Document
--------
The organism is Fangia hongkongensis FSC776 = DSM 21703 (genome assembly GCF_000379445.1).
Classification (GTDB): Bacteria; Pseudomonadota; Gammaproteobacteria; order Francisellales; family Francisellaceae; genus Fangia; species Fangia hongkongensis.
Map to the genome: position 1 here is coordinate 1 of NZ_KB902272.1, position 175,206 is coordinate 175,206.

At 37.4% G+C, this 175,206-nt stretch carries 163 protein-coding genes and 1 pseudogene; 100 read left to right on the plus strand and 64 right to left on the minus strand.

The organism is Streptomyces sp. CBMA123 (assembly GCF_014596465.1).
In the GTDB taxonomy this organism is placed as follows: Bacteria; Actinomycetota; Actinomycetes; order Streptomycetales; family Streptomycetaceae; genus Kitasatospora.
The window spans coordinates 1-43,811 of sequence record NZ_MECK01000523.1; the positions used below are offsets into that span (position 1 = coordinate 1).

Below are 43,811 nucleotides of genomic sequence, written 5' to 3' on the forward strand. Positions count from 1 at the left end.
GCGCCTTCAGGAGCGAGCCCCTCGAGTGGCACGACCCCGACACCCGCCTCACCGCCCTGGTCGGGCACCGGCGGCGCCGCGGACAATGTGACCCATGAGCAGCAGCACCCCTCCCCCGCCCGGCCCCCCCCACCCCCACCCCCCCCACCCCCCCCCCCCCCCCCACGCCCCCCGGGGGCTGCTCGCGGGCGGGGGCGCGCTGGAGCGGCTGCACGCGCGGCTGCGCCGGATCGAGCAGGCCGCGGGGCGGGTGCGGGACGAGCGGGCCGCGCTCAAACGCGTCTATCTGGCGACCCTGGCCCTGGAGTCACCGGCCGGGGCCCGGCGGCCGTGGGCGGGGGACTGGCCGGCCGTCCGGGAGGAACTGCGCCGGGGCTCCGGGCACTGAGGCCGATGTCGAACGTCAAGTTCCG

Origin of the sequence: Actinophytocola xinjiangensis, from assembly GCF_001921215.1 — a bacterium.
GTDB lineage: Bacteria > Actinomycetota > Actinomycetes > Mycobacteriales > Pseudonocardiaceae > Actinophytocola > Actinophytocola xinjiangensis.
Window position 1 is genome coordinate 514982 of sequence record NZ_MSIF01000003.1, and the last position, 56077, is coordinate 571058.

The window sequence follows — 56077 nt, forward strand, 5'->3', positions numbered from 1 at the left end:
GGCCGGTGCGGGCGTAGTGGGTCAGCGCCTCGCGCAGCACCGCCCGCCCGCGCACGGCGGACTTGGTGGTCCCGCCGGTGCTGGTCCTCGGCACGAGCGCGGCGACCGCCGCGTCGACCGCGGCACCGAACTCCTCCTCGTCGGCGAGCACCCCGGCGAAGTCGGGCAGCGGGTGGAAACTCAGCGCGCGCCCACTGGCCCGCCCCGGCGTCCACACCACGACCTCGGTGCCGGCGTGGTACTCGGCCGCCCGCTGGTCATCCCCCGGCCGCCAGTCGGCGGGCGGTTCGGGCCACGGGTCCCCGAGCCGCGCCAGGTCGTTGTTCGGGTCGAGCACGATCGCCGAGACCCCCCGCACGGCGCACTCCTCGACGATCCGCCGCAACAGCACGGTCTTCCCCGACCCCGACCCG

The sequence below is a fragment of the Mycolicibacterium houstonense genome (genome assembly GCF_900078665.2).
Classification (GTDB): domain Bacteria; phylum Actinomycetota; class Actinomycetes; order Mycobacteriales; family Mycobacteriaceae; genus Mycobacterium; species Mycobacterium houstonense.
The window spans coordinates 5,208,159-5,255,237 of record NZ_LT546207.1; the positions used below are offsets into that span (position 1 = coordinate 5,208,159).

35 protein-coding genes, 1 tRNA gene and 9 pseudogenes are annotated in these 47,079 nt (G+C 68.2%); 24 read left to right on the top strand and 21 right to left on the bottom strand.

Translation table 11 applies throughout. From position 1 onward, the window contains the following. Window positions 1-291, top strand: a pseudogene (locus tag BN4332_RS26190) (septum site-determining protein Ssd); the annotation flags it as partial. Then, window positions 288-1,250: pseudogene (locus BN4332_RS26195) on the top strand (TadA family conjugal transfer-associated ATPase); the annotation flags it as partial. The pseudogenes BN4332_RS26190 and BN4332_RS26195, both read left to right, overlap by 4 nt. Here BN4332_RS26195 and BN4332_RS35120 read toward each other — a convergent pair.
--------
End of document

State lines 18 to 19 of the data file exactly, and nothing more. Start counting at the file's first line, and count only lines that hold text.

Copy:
35 protein-coding genes, 1 tRNA gene and 9 pseudogenes are annotated in these 47,079 nt (G+C 68.2%); 24 read left to right on the top strand and 21 right to left on the bottom strand.

Translation table 11 applies throughout. From position 1 onward, the window contains the following. Window positions 1-291, top strand: a pseudogene (locus tag BN4332_RS26190) (septum site-determining protein Ssd); the annotation flags it as partial. Then, window positions 288-1,250: pseudogene (locus BN4332_RS26195) on the top strand (TadA family conjugal transfer-associated ATPase); the annotation flags it as partial. The pseudogenes BN4332_RS26190 and BN4332_RS26195, both read left to right, overlap by 4 nt. Here BN4332_RS26195 and BN4332_RS35120 read toward each other — a convergent pair.